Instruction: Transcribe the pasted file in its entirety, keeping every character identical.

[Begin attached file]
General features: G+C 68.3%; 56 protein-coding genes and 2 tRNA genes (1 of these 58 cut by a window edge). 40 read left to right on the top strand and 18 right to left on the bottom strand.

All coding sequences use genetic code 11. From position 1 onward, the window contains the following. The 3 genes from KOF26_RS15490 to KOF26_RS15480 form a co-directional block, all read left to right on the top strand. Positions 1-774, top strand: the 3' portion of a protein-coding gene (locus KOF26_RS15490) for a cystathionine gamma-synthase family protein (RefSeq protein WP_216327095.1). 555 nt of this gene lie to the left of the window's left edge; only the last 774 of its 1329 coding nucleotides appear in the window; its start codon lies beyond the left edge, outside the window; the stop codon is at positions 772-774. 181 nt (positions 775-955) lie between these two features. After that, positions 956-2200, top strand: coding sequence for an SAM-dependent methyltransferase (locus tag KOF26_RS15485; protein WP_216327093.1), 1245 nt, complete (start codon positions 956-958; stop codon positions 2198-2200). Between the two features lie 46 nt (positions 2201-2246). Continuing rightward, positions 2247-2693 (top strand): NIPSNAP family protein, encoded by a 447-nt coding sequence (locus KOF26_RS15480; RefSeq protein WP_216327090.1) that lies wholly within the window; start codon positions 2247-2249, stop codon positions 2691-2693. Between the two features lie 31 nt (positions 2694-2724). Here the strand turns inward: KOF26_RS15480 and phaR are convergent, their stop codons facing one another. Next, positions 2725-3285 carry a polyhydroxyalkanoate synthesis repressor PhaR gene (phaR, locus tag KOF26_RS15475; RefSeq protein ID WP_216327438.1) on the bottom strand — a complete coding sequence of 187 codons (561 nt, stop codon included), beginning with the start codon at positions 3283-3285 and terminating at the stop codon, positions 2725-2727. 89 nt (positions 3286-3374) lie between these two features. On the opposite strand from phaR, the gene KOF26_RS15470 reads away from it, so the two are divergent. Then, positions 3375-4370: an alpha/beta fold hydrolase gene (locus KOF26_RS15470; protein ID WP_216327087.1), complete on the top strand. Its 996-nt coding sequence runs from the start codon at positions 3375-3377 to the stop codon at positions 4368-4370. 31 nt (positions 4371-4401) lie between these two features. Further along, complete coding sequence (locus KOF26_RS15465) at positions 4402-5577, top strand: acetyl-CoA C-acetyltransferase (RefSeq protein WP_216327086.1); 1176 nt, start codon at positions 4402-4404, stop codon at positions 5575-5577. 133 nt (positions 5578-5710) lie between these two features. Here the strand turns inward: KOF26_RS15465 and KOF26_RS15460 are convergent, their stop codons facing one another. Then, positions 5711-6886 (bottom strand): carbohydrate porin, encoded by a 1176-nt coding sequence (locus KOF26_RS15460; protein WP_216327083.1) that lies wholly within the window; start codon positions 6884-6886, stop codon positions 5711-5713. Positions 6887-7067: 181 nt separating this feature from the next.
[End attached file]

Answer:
General features: G+C 68.3%; 56 protein-coding genes and 2 tRNA genes (1 of these 58 cut by a window edge). 40 read left to right on the top strand and 18 right to left on the bottom strand.

All coding sequences use genetic code 11. From position 1 onward, the window contains the following. The 3 genes from KOF26_RS15490 to KOF26_RS15480 form a co-directional block, all read left to right on the top strand. Positions 1-774, top strand: the 3' portion of a protein-coding gene (locus KOF26_RS15490) for a cystathionine gamma-synthase family protein (RefSeq protein WP_216327095.1). 555 nt of this gene lie to the left of the window's left edge; only the last 774 of its 1329 coding nucleotides appear in the window; its start codon lies beyond the left edge, outside the window; the stop codon is at positions 772-774. 181 nt (positions 775-955) lie between these two features. After that, positions 956-2200, top strand: coding sequence for an SAM-dependent methyltransferase (locus tag KOF26_RS15485; protein WP_216327093.1), 1245 nt, complete (start codon positions 956-958; stop codon positions 2198-2200). Between the two features lie 46 nt (positions 2201-2246). Continuing rightward, positions 2247-2693 (top strand): NIPSNAP family protein, encoded by a 447-nt coding sequence (locus KOF26_RS15480; RefSeq protein WP_216327090.1) that lies wholly within the window; start codon positions 2247-2249, stop codon positions 2691-2693. Between the two features lie 31 nt (positions 2694-2724). Here the strand turns inward: KOF26_RS15480 and phaR are convergent, their stop codons facing one another. Next, positions 2725-3285 carry a polyhydroxyalkanoate synthesis repressor PhaR gene (phaR, locus tag KOF26_RS15475; RefSeq protein ID WP_216327438.1) on the bottom strand — a complete coding sequence of 187 codons (561 nt, stop codon included), beginning with the start codon at positions 3283-3285 and terminating at the stop codon, positions 2725-2727. 89 nt (positions 3286-3374) lie between these two features. On the opposite strand from phaR, the gene KOF26_RS15470 reads away from it, so the two are divergent. Then, positions 3375-4370: an alpha/beta fold hydrolase gene (locus KOF26_RS15470; protein ID WP_216327087.1), complete on the top strand. Its 996-nt coding sequence runs from the start codon at positions 3375-3377 to the stop codon at positions 4368-4370. 31 nt (positions 4371-4401) lie between these two features. Further along, complete coding sequence (locus KOF26_RS15465) at positions 4402-5577, top strand: acetyl-CoA C-acetyltransferase (RefSeq protein WP_216327086.1); 1176 nt, start codon at positions 4402-4404, stop codon at positions 5575-5577. 133 nt (positions 5578-5710) lie between these two features. Here the strand turns inward: KOF26_RS15465 and KOF26_RS15460 are convergent, their stop codons facing one another. Then, positions 5711-6886 (bottom strand): carbohydrate porin, encoded by a 1176-nt coding sequence (locus KOF26_RS15460; protein WP_216327083.1) that lies wholly within the window; start codon positions 6884-6886, stop codon positions 5711-5713. Positions 6887-7067: 181 nt separating this feature from the next.